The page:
ABC = Always Be Closing. Sales knows this term well. No deal is done until the paperwork is signed. Sometimes it still falls through. It’s the same with candidates. In a recent Jobvite survey, 30% left a new employer within 90 days. Why? Well, 43% said the day-to-day expectations were not as expected. This could mean there was a breakdown in the job description or during the interview process.
Let’s take a minute to talk about job descriptions. Most of the time job descriptions are based on the knowledge, skills, and abilities to do a job. Here is an example by Emplify on adding “A Day in the Life” to an Account Executive position. In this description, the applicant can review the description but also know a little about their day. On their way to the daily activity meetings, they can grab a cup of coffee and breakfast; once back at their workspace they will be building their pipeline, making calls, and having a little fun by playing “Pop-a-Shot” celebrate their team’s success.
Interviews are another story. LinkedIn’s recent survey stated that interviewing can take 2-3 months to complete with an average of 3 interviews during that time frame. There are few ways you can create efficiency, decrease time, and give a positive experience.
A bad interview can ruin the best candidate experience and cause someone to not accept a position. The team should always be advocates of the company culture, well-versed on the position requirements, daily expectations, along with an understanding of what their responsibilities are during the interview process.
Communicate the schedule and interview team with the candidate so they are aware of the time commitment. Confirm with your interview team so everyone has accepted their time schedule, and have a back up should something come up and they are unable to attend. There should also be a deadline for giving interview feedback.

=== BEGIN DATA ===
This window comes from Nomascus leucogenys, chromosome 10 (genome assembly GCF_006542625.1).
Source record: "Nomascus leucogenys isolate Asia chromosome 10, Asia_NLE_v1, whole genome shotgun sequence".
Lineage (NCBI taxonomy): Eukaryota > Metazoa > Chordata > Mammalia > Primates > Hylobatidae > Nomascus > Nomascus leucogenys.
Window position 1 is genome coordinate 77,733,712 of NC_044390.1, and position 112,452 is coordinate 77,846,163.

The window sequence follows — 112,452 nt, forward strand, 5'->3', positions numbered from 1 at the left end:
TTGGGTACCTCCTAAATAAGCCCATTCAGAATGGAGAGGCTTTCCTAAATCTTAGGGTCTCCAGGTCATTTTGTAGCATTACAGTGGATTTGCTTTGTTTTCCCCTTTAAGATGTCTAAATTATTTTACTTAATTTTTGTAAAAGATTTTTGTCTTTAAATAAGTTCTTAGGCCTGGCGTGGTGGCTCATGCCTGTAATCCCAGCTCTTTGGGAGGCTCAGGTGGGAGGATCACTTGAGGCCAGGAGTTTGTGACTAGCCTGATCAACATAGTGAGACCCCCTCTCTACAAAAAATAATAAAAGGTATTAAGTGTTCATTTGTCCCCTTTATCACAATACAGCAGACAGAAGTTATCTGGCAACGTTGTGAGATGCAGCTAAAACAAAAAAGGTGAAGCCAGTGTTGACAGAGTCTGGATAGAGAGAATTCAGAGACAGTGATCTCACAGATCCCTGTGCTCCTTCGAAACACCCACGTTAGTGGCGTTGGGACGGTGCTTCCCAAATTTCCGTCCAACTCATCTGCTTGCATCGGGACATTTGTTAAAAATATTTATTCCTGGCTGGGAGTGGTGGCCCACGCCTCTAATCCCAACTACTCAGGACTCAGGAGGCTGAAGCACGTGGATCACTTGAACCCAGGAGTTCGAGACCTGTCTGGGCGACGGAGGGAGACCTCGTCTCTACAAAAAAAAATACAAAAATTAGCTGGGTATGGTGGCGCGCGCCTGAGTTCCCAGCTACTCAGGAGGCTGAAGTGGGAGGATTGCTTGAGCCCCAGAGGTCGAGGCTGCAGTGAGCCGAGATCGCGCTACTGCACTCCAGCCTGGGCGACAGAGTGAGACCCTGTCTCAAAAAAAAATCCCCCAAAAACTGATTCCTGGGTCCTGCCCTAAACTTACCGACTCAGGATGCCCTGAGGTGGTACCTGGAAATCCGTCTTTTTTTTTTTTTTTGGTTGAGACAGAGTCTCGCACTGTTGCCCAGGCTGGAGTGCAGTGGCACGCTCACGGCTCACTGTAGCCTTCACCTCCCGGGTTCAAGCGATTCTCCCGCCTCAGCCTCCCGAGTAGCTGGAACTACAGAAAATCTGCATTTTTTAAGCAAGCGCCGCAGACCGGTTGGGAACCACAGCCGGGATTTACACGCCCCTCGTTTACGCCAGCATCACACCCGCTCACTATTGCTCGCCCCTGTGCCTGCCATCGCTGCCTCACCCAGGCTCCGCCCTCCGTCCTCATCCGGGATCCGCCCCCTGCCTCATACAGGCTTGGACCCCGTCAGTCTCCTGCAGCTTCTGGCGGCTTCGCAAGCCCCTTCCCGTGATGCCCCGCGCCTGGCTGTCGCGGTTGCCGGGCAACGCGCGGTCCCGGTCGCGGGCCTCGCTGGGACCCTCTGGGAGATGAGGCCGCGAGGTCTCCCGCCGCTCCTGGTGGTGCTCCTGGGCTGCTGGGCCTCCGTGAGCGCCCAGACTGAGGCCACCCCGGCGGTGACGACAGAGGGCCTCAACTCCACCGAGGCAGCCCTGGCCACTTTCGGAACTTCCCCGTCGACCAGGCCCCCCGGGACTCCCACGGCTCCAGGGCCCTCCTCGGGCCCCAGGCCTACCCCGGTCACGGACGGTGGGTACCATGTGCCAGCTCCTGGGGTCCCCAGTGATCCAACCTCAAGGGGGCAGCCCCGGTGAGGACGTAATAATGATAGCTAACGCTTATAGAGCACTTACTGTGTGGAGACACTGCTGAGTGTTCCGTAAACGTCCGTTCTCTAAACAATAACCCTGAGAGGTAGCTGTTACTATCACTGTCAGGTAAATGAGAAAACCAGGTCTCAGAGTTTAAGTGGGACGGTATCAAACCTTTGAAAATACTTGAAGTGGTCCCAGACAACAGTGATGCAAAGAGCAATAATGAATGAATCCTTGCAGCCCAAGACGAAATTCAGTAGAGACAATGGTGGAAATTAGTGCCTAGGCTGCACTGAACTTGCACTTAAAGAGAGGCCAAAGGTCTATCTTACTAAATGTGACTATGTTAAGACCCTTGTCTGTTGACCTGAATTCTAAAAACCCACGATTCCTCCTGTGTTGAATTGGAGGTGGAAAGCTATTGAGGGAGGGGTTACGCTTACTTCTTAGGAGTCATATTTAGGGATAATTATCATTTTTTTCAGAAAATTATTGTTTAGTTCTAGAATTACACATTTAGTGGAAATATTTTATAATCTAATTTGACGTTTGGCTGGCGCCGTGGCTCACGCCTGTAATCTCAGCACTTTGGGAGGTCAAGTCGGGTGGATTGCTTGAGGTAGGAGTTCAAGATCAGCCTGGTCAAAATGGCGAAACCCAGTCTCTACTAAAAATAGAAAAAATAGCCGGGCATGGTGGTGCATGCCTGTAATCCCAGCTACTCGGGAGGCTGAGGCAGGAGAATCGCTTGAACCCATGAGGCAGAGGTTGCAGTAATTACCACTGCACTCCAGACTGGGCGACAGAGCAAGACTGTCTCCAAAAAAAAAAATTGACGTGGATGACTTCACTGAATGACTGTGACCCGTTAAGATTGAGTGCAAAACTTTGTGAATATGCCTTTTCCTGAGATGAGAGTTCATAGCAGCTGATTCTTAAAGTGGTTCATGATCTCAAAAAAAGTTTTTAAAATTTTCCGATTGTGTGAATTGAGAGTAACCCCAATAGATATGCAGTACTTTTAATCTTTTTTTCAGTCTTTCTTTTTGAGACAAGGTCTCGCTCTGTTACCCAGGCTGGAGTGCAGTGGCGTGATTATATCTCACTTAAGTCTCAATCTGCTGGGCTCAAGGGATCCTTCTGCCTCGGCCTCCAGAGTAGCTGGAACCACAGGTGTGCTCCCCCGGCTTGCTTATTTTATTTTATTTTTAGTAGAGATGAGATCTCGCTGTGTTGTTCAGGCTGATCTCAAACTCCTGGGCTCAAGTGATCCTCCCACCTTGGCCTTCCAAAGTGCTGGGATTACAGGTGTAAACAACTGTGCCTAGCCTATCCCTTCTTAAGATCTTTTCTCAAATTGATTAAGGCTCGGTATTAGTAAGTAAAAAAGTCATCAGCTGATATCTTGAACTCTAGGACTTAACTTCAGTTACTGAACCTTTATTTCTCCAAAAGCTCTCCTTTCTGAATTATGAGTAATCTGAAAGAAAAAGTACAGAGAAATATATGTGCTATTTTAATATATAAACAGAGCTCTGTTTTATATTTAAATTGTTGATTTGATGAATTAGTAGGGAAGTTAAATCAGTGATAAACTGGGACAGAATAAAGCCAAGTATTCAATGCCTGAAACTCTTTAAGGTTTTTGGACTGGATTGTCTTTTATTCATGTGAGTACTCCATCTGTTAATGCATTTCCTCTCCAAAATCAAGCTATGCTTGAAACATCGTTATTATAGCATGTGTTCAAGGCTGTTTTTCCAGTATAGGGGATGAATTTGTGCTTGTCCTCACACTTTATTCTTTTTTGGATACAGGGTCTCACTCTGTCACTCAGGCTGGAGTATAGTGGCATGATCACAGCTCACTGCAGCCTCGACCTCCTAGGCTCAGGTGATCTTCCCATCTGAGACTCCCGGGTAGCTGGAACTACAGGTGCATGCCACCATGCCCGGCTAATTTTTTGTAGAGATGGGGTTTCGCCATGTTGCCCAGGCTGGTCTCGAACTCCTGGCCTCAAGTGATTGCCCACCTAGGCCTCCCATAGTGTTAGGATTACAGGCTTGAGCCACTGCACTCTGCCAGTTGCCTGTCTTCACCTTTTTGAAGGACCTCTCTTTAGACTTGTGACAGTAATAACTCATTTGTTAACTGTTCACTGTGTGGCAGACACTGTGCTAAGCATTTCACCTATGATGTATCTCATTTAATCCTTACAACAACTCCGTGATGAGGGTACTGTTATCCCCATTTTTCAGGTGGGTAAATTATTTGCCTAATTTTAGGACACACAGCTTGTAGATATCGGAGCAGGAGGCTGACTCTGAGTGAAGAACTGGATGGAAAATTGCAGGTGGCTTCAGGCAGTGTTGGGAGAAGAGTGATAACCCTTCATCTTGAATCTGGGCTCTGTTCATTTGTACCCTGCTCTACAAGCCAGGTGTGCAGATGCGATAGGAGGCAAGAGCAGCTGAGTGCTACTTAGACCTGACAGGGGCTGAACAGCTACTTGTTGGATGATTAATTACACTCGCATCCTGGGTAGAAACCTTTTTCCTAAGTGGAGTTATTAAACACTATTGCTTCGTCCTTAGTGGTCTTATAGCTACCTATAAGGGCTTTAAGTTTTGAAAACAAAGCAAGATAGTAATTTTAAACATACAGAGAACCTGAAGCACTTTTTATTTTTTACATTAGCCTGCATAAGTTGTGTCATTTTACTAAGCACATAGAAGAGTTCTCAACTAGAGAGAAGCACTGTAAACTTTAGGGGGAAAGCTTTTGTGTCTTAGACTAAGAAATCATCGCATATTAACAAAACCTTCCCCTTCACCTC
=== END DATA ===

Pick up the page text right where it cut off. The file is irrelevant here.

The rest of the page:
If the candidate is still in the running, tell them, but also give a timeframe on when they may hear or how they can follow up. If they are no longer under consideration, let them go. If you can offer constructive feedback do it. This will likely help them on the next interview and/or release them to other positions. Don’t leave them hanging if you don’t need to. Anyone who has interviewed knows the waiting game is no fun. Reminder: The candidate may not be a fit today but could be in the future OR could even refer a friend for the job. *Based on a true story.
Just remember, in this competitive market, candidates won’t wait around, especially if you’re hiring for technical roles. This may seem crazy, but during my time working in San Francisco, I worked for a company that would extend offers before the candidate left the building. We built our process with a consensus in the middle of the interview structure. This would allow time for the team to give immediate feedback. If everyone agreed it was a match, we would extend an offer and if not, we would end the process with an explanation of why we chose to complete the interview early. Candidates liked the transparency and the quick decision.
The bottom line is to remember that every interaction with the company can make or break a sale. Companies need to think about candidates as potential customers. If you have a good brand and experience, they will tell their friends. If they don’t, they still tell their friends, and maybe share it on social media.